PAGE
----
Other ancient rituals cited by Elliott as conceptual influences on satire include the Gr. phallic songs (iambic verses intended to cleanse society as part of the fertility rites), the invective poetic curses of Archilochus (7th c. bce), and the glám dícindsatiric poems used by ancient Ir. bards to bring infamy and death upon those who displeased them. Dryden mentions two other influential Gr. trads.: the parody-rich *silloi poems, perhaps derived from Silenus, foster-father of Dionysus, and the Gr. satyr play (the only remaining example of which is Euripides' Cyclops), a play performed after three tragedies in which satyrs act as chorus in order to mock issues taken seriously in the preceding plays. Horace describes one other decidedly Roman poetic trad. underlying the conception of satire: the Fescennine ritual. As part of the harvest festivals, participants would hurl humorous rustic abuse at each other in alternating verses. Such liberal verbal freedom was made illegal, states Horace, only after its "cruel tooth" offended honorable families (Epistles 2.1.139-56).
Philosophically, cl. satire owes much to the Cynic and Stoic schools. Much of Juvenal's style is cynical in its iconoclastic perspective, angry tone, and declamatory rhet. Other cynic satirists of note include Menippus and his Roman imitator Varro, as well as Petronius, Lucian, John Marston, and John Wilmot, the Earl of Rochester. Shakespeare's railing satirists Thersites (Troilus and Cressida) and Apemantus (Timon of Athens) exemplify the Cynic trad. with their incessant barking at fools and hypocrites. Elements of Stoic philosophy, a softened version of Cynicism, are present in the satires of Persius and Juvenal, as when, e.g., Juvenal asserts in Satire 10 the virtues of wishing for a "healthy mind in a healthy body" (356) or as Johnson writes in his imitation titled The Vanity of Human Wishes (1749), "Pour forth thy fervors for a healthful mind, / Obedient passions, and a will resign'd" (359-60). However, one should not confuse a satirist's engagement with the institutions of his era with adherence to them; Highet (Juvenal, 93) argues that Juvenal rejected Stoic teachings (as suggested in Satire 13.120-24), a position supported by Coffey. Satirists conventionally present themselves as staunch individualists, the lone voice of reason driven to mock or to decry the wealth of abuses that surround them. With so much evil in the world, writes Juvenal, "it is difficult not to write satire" (1.30).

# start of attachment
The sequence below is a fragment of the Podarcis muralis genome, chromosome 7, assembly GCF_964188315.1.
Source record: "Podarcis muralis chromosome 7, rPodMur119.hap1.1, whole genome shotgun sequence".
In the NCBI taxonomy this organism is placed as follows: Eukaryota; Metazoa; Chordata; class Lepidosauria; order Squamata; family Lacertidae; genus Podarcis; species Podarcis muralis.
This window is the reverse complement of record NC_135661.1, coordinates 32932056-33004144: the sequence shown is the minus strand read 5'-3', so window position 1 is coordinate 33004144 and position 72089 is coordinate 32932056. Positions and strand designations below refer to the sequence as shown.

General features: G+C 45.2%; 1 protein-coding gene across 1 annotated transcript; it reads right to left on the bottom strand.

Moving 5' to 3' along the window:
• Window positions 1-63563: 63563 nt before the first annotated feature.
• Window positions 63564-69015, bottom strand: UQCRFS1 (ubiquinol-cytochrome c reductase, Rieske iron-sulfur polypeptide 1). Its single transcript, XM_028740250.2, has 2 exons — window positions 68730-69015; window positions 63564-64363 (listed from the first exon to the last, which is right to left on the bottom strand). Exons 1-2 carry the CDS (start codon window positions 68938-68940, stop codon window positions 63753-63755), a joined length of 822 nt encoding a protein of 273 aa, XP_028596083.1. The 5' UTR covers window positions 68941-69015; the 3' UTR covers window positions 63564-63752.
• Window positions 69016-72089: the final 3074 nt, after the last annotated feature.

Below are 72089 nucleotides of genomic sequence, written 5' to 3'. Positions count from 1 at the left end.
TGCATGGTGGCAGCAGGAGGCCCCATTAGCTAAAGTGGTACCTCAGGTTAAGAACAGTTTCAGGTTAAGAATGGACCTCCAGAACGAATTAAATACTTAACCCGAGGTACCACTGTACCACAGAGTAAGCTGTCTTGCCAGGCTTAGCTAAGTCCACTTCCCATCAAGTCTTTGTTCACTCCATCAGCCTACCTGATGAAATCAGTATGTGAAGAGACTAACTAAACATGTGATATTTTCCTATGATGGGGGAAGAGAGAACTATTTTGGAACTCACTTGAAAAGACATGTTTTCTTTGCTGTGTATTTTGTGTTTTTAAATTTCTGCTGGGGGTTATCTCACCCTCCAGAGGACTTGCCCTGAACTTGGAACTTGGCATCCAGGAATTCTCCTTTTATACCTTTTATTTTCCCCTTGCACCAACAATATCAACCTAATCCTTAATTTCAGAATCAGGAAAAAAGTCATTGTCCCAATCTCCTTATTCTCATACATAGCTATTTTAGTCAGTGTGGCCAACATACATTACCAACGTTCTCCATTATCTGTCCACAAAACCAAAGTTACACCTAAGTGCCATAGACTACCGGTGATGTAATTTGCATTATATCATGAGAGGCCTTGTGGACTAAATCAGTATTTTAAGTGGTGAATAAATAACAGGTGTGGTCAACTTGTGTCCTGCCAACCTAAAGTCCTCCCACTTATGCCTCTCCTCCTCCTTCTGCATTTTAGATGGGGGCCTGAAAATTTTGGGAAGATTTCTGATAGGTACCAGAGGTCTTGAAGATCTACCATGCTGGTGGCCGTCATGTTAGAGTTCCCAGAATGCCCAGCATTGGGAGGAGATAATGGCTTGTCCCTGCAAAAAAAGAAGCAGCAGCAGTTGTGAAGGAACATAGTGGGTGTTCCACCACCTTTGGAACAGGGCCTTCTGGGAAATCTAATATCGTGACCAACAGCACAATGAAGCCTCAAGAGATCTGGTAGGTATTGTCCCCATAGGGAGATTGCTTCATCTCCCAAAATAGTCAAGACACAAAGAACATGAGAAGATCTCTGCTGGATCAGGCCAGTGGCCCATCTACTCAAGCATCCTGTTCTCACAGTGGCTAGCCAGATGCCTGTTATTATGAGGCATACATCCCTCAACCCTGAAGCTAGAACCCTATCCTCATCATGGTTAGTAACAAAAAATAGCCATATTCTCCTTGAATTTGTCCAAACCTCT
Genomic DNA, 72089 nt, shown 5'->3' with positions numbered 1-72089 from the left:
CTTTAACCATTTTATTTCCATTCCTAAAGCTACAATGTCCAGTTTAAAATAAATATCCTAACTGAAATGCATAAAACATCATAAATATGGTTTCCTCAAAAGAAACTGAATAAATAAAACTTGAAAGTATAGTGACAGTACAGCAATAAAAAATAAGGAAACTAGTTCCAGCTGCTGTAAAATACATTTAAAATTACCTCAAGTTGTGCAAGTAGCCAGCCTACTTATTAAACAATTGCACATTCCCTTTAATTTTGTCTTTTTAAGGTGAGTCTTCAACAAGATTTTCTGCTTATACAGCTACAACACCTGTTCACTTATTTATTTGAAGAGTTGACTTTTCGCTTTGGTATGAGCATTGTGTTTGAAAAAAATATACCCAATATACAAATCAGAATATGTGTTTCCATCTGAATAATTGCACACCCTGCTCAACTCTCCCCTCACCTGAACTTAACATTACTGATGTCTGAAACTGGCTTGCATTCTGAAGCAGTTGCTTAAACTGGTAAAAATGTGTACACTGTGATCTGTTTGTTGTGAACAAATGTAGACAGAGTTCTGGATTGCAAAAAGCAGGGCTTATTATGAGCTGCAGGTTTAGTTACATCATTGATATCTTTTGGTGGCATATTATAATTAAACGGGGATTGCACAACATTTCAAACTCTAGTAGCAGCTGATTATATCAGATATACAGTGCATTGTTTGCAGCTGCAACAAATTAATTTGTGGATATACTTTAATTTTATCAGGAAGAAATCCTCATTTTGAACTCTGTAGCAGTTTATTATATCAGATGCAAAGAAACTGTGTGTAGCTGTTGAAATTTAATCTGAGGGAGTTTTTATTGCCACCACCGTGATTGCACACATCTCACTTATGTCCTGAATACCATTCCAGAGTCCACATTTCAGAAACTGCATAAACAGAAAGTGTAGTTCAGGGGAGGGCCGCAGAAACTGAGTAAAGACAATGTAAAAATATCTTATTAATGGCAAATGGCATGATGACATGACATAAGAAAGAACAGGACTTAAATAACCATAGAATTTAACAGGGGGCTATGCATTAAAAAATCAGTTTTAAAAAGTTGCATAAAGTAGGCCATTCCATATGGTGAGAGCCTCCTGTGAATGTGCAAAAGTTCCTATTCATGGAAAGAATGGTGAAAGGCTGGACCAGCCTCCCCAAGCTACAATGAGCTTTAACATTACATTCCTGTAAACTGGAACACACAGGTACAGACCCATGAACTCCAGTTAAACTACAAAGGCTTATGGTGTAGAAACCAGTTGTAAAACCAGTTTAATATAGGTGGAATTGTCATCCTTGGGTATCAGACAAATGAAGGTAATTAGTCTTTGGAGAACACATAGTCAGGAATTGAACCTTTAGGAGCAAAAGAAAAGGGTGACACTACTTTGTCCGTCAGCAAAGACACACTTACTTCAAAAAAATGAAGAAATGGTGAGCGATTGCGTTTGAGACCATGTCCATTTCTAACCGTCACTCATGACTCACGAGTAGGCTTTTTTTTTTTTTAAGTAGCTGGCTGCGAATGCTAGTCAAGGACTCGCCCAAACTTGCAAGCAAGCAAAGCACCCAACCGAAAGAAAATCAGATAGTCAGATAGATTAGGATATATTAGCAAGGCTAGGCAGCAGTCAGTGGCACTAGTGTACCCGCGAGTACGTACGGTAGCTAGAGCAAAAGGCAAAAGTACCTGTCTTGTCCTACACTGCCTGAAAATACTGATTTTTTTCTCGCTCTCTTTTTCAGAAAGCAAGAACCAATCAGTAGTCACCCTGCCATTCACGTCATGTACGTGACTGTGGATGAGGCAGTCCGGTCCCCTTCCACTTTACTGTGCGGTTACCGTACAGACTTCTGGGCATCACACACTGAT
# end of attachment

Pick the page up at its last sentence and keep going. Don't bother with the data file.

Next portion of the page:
Structurally, the kind of Roman verse satire practiced by Lucilius, Horace, Juvenal, and later imitators such as John Donne and Pope, has elements in common with dramatic forms such as Gr. Old Comedy and Roman New Comedy. Roman verse satire is often framed as a rhetorical/dramatic debate between the satirist's speaking persona and an adversary, the former taking the position of vituperatio (blame) and the latter taking the position of laus (praise). The vice in question is then, as Randolph describes it, thoroughly examined in the first sect. of the poem, and the opposing virtue is recommended in the final sect. However, even within the confines of this generic structure, formal verse satire is rarely a stable form, flowing easily into congenial genres such as comedy, beast fable, and prose narrative. Horace, e.g., inserts the Aesopian beast fable of the town mouse and the country mouse into bk. 2, Satire 6, and Juvenal inserts an allegorical tale of a giant fish into satire 4.